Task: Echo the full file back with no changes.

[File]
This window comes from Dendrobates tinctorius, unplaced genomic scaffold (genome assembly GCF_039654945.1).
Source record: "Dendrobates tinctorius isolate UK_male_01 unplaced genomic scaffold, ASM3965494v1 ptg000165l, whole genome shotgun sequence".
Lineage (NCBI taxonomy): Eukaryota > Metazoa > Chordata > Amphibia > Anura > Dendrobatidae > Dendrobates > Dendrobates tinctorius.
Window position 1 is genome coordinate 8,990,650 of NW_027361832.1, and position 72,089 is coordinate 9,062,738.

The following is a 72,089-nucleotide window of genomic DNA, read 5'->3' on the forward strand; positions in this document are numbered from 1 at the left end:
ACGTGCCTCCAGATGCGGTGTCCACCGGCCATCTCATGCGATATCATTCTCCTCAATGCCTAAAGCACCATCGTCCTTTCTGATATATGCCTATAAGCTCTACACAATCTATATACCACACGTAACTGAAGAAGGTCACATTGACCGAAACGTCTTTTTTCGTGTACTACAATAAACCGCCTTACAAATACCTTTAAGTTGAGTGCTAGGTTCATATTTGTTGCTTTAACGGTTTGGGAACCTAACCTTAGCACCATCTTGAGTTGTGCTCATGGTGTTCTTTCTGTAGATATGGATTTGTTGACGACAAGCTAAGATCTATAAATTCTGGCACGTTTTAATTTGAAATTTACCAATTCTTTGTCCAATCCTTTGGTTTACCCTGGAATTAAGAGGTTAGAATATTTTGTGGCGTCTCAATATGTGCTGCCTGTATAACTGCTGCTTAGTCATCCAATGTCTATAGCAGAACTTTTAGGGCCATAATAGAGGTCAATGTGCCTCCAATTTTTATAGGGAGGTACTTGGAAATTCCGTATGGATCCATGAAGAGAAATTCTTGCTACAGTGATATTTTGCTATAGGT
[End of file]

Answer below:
This window comes from Dendrobates tinctorius, unplaced genomic scaffold (genome assembly GCF_039654945.1).
Source record: "Dendrobates tinctorius isolate UK_male_01 unplaced genomic scaffold, ASM3965494v1 ptg000165l, whole genome shotgun sequence".
Lineage (NCBI taxonomy): Eukaryota > Metazoa > Chordata > Amphibia > Anura > Dendrobatidae > Dendrobates > Dendrobates tinctorius.
Window position 1 is genome coordinate 8,990,650 of NW_027361832.1, and position 72,089 is coordinate 9,062,738.

The following is a 72,089-nucleotide window of genomic DNA, read 5'->3' on the forward strand; positions in this document are numbered from 1 at the left end:
ACGTGCCTCCAGATGCGGTGTCCACCGGCCATCTCATGCGATATCATTCTCCTCAATGCCTAAAGCACCATCGTCCTTTCTGATATATGCCTATAAGCTCTACACAATCTATATACCACACGTAACTGAAGAAGGTCACATTGACCGAAACGTCTTTTTTCGTGTACTACAATAAACCGCCTTACAAATACCTTTAAGTTGAGTGCTAGGTTCATATTTGTTGCTTTAACGGTTTGGGAACCTAACCTTAGCACCATCTTGAGTTGTGCTCATGGTGTTCTTTCTGTAGATATGGATTTGTTGACGACAAGCTAAGATCTATAAATTCTGGCACGTTTTAATTTGAAATTTACCAATTCTTTGTCCAATCCTTTGGTTTACCCTGGAATTAAGAGGTTAGAATATTTTGTGGCGTCTCAATATGTGCTGCCTGTATAACTGCTGCTTAGTCATCCAATGTCTATAGCAGAACTTTTAGGGCCATAATAGAGGTCAATGTGCCTCCAATTTTTATAGGGAGGTACTTGGAAATTCCGTATGGATCCATGAAGAGAAATTCTTGCTACAGTGATATTTTGCTATAGGT